Being sick in America is expensive, and for those with chronic or long-term illness it can be physically and financially devastating. A study by the U.S. Senate’s Health, Education, Labor and Pensions Committee found that about 29% of disabled Americans live in poverty.
The World Health Organization notes, “People who fall ill often face a dire choice: either to suffer and perhaps die without treatment, or to seek treatment and push their family into poverty. Those who suffer from long-standing chronic diseases are in the worst situation, because the costs of medical care are incurred over a long period of time.” In the USA, the cost of healthcare makes it prohibitive for many individuals. CNBC reports that 1.7 million people in the USA file for bankruptcy every year due to medical bills. It’s the most common cause of bankruptcy in the country. It’s not hard to imagine that for someone with a chronic, serious and/or long-term illness, debt can accrue quickly and have devastating effects.
The Affordable Care Act mandates that Americans enroll for some level of health insurance, but that does not mean that those Americans can actually afford the medical treatment. It’s not uncommon for plans to have high deductibles before coverage kicks in. Insurance premiums, including those for Medicare, government insurance for the elderly and disabled, frequently cost hundreds of dollars a month. Certain drugs might not be covered by insurance at all, and might cost thousands out of pocket.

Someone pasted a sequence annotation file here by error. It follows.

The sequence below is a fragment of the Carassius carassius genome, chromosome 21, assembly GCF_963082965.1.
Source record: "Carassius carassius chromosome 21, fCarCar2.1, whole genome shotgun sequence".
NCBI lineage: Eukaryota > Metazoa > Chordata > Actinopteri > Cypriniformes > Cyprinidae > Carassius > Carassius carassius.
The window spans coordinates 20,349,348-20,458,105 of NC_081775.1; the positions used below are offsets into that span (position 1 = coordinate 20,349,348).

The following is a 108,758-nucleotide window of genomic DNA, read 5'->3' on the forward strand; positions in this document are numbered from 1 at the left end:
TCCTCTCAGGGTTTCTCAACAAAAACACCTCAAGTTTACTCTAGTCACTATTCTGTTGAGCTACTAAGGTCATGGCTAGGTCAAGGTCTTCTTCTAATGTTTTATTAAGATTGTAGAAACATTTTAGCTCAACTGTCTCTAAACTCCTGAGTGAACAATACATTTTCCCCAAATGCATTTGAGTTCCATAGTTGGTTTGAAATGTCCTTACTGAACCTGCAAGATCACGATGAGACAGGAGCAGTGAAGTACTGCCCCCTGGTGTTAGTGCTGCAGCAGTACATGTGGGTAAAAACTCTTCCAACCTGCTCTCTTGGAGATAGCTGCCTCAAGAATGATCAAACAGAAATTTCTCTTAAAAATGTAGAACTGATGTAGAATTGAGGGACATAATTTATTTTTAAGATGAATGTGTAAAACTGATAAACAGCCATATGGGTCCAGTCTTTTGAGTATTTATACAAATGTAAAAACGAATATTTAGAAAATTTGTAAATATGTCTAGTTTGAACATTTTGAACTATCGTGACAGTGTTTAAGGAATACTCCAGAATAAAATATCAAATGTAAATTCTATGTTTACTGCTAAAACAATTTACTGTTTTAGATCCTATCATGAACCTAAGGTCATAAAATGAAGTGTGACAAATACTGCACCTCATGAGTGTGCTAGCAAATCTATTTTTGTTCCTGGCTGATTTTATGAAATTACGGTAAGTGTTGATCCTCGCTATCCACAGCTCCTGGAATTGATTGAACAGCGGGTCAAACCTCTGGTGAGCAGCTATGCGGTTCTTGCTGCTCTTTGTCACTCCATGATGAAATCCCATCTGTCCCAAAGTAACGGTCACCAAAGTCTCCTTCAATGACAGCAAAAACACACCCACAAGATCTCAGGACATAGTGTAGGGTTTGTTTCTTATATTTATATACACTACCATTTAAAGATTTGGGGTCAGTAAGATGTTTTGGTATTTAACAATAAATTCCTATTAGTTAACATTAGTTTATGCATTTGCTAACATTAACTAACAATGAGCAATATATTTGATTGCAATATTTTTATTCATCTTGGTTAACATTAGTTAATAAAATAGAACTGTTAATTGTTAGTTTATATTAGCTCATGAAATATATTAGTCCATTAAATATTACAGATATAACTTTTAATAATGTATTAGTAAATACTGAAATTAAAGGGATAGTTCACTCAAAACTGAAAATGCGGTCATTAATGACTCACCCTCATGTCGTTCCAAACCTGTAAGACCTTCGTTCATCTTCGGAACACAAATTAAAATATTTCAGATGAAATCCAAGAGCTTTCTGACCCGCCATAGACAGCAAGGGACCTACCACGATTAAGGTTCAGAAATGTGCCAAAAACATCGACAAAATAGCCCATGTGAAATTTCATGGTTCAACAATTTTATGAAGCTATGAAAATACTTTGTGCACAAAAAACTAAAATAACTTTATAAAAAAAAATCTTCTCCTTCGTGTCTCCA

Day to day expenses can be higher for those battling a disability. For instance, one might find that they have less choices – and end up paying more for housing – because you need a ground floor apartment or a building with an elevator. You might have to add a wheelchair ramp or otherwise modify your home. You might have to pay for grocery delivery because you just can’t get to the store or carry shopping bags. You might require paid help with other tasks, such as cleaning or doing the laundry. The collective burden carried by those in our community varies, and often a need in one area impacts the needs in another area.
At Good Neighbor Rx we do our best to provide affordable prescriptions for everyone, and while our users save an average of $82 per prescription filled we know that, alone, it isn't enough. Chronically ill individuals struggle to maintain a healthy quality of life. When there is a struggle to afford housing, food and medical care, it puts undue stress on individuals and their families. Being sick shouldn’t lead to poverty. Right now that’s the case for many, and that is not okay.